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Drop in complaints against auction industry

Jun 13 2017 18:53

Cape Town - The number of complaints levelled against auction houses in South Africa has dropped by more than one third year-on-year, and 2017’s numbers so far indicate this downward trend is set to continue.

This is according to SA Institute of Auctioneers (SAIA) director Joff van Reenen, who was re-elected as director of compliance at the institute’s 2017 annual general meeting.

Van Reenen is also lead auctioneer and director of The High Street Auction Company.

SAIA Compliance and Discipline Panel’s Philip Powell, who also sits on the organisation’s board, reported to the 2017 AGM that the number of complaints against accredited auction houses had dropped from 78 in 2015 to 49 last year. And only 18 complaints had been submitted to the industry oversight body so far this year.

Van Reenen says: “Settlements were reached in most cases last year, and the average length of time from initial complaint submission to ruling by the Panel was two weeks. Our Compliance and Discipline Panel makes every effort to process complaints speedily, because as the industry’s oversight body we have a duty of care to the members of the public who engage with us to deliver results.

“SAIA member companies must abide by the settlements and/or rulings issued by the panel. If they refuse, they will be subject to hearings and stand to have their SAIA accreditation revoked and their membership suspended.”

No trifling matter

Van Reenen says for a company to lose SAIA accreditation is no trifling matter.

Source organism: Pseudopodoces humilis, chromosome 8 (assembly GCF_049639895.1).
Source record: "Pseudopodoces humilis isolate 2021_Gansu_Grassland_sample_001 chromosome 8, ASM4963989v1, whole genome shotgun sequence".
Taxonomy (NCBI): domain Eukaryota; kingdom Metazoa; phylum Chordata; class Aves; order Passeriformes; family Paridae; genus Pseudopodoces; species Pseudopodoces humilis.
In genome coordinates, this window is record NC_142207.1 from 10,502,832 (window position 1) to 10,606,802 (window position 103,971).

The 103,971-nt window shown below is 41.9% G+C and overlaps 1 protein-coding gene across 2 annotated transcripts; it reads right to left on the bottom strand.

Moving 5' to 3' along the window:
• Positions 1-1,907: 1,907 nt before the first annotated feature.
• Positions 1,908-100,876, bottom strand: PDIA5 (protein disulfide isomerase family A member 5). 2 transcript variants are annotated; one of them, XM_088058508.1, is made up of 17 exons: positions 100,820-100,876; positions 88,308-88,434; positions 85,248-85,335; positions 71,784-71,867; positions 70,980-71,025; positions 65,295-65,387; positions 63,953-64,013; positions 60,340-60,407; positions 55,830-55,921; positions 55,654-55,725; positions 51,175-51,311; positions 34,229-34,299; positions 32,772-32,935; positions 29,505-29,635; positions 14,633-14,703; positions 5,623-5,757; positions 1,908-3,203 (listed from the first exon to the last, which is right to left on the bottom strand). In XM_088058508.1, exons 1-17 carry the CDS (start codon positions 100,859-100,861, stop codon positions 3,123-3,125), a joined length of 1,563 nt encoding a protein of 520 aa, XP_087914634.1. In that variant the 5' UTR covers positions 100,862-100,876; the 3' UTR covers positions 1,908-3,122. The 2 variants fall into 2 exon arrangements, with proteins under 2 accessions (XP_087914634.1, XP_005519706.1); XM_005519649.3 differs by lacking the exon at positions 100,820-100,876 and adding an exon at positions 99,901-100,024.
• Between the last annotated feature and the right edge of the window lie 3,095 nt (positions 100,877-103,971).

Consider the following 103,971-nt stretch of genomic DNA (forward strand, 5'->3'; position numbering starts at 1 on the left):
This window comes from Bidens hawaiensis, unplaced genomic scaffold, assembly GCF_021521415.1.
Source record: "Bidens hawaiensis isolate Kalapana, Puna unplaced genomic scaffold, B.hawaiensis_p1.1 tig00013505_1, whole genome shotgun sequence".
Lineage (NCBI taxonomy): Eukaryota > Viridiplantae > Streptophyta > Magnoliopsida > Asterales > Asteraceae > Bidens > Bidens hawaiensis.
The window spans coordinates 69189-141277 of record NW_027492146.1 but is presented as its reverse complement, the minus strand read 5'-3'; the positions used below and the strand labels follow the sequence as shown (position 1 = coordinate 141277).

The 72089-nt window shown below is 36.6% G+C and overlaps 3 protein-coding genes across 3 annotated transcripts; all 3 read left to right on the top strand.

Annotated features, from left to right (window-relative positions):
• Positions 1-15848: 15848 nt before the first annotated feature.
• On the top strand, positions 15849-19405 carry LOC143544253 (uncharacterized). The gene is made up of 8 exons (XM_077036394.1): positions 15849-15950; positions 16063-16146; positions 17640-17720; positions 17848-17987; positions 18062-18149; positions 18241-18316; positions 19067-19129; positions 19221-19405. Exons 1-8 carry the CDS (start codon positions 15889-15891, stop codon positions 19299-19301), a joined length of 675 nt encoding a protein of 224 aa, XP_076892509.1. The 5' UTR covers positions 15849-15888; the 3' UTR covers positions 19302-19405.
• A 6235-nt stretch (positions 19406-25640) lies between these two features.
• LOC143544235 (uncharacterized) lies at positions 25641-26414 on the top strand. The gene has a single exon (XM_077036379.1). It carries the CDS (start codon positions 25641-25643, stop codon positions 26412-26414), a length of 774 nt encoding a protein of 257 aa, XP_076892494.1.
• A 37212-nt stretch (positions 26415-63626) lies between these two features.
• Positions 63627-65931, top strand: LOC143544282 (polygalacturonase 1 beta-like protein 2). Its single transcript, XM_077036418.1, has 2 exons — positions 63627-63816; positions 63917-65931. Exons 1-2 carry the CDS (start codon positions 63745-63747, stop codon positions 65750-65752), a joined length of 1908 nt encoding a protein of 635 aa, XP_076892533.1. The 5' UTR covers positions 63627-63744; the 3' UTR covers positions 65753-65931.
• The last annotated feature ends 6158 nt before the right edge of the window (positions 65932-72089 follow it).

“Most auction business is derived from the corporate sector and neither corporates, state-owned entities nor banking institutions will continue a relationship with any auction house that loses its SAIA accreditation. The effect on a suspended auction house’s bottom line will therefore be dramatic and it will be felt immediately.”

Van Reenen says the substantial reduction in the number of public complaints referred to SAIA is gratifying on several levels.

“It shows that on the whole auctioneers in South Africa conduct business ethically and transparently, but it also demonstrates the escalation in public awareness and understanding of the workings of the auction sale process in general.

“Many complaints received by SAIA over the years have been as a result of buyers or sellers not having all the necessary information about specific but standard aspects of the auction process, then crying foul afterwards.

“Technology and access to internet research is creating a much more educated modern auction client base, but the industry still bears considerable responsibility to ensure that every person with whom they conduct business fully understands the process.”

SAIA was founded in 1989 to provide a clear set of industry standards that promote the ethical practice of the auctioneering profession and is the national association for auctioneers and the stakeholders and clients of the auctioneering industry in South Africa.
 
SAIA members must meet specific legal requirements, be in strict compliance with the Industry Code, the SAIA Code of Conduct and be members of the requisite affiliated associations.

SAIA chair John Cowing advises anyone who intends to conduct business with an auction house to first check its accreditation status.

“Registered members have to be legally compliant in every way and if you’re unhappy with the manner in which a sale or lot has been managed, you have rapid and full recourse through SAIA’s Compliance Panel members, by whose rulings accredited auctioneers must abide.”

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